RAMALLAH, Thursday, October 14, 2021 (WAFA) - Following as visit by the Ramallah-based Addameer – Prisoner Support and Human Rights Association's visit to Palestinian prisoner Nabeel Mughayer, one of the 14 prisoners held in solitary confinement in Naqab prison in southern Israel, attorney Samer Sam’an confirmed the “extreme, inhumane living conditions rising to the level of torture, inhuman and degrading treatment that the prisoners face amid the most recent series of gross collective penalties,” according to a press release.
In Naqab prison, prisoners set fires to their cells in some sections in protest of the institution of greater collective penalties, among them the forced separation of Islamic Jihad prisoners in the prisons of Ayala and Ashkelon, following the escape of the six Palestinian political prisoners from Gilboa prison, said the press release.
Israel Prison Services (IPS) returned the prisoners to the burnt cells in Section 6, completely stripped of personal needs under extremely dire and inhuman living conditions in retaliatory and punitive measures. The 14 prisoners, alongside five other prisoners in different cells, are held in complete isolation and were prevented from visits by the International Committee of the Red Cross or any other party prior to the visit of Addameer's lawyer, it added.
Mughayer described the cells as "caves," where prisoners are held in dark rooms with no light or electricity, with the walls, floors, and iron bars still burned. The smell of the fire remains and is extremely harmful to the prisoners, who are not provided with clothes, mattresses, or blankets. IPS only bring one mattress and blanket per prisoner each night at around 12:30 and pull them out before sunrise at 6 in the morning, stating that "whoever wants to sleep after can lay on the decrepit iron sheet."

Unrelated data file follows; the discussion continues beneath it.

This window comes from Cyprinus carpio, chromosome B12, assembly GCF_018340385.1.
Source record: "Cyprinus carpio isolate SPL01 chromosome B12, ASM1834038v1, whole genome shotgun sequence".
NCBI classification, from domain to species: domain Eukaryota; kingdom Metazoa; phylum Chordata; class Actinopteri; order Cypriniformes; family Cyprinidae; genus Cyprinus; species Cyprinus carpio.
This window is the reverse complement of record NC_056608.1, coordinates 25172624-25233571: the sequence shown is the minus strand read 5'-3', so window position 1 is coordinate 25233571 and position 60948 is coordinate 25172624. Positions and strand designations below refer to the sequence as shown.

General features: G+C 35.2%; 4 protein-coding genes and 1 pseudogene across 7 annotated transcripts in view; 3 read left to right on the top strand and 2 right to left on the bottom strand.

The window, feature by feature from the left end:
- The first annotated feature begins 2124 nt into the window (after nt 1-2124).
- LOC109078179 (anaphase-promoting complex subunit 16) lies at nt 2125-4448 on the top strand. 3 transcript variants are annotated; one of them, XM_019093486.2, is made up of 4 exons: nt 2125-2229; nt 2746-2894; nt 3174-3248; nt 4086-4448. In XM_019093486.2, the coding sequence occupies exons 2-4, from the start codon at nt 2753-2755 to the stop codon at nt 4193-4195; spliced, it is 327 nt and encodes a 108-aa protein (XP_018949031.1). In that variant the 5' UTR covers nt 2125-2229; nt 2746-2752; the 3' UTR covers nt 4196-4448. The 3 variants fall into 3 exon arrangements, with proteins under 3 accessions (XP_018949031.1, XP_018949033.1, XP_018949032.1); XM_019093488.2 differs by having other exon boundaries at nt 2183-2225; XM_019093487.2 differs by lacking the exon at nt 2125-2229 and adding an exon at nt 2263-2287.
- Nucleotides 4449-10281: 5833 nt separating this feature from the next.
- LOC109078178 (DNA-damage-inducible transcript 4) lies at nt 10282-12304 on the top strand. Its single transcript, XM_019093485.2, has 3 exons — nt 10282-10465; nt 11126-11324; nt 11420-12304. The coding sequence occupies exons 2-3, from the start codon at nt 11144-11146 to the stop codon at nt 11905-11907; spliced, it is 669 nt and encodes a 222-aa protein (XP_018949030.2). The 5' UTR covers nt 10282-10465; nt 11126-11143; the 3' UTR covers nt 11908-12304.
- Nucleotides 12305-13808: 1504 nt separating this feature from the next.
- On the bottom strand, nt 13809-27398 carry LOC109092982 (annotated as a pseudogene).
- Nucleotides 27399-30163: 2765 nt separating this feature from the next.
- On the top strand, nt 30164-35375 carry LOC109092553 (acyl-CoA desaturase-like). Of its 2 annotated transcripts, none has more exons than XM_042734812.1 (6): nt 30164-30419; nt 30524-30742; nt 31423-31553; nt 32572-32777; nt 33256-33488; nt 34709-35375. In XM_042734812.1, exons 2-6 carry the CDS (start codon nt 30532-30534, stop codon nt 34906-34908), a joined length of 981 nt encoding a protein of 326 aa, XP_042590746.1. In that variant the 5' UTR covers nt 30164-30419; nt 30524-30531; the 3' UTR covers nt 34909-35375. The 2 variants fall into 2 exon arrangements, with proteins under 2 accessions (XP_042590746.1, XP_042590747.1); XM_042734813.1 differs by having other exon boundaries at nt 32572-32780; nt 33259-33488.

The prisoners, who are refused sweaters or blankets, suffer from the bitter cold at night, which exacerbates existing medical conditions among the prisoners, such as hemorrhoids, infections, and kidney pains. Nevertheless, IPS refuses to transfer any of the prisoners to the clinic. Moreover, the windows of the cells lack any glass, "which allows the entry of reptiles and insects."
In addition, Mughayer noted the poor quality of food given to them and their prohibition from accessing the canteen for any supplies, including cigarettes and hygienic items, and ignoring their request for toothpaste and toothbrushes. He mentioned that "the prisoners returned the food on more than one occasion in protest, but to no avail."
The prisoners' cells contain only a toilet and a sink from which to drink. As for showers, they are outside the section. The guards take out those who need to shower in handcuffs to shower and return. Still, IPS only provided one spare shampoo to each isolated prisoner five days ago after rationing the shampoo from Section 7 of Naqab prison. Mughayer added that they are not allowed out into the prison yard for their usual break and that every two prisoners are taken out separately, handcuffed, for only one hour in an area of 3x6 meters, surrounded by a fence like a cage.
The prisoners are facing "unprecedented" conditions of solitary confinement, in violation of all aspects of prisoners' rights, said Addameer.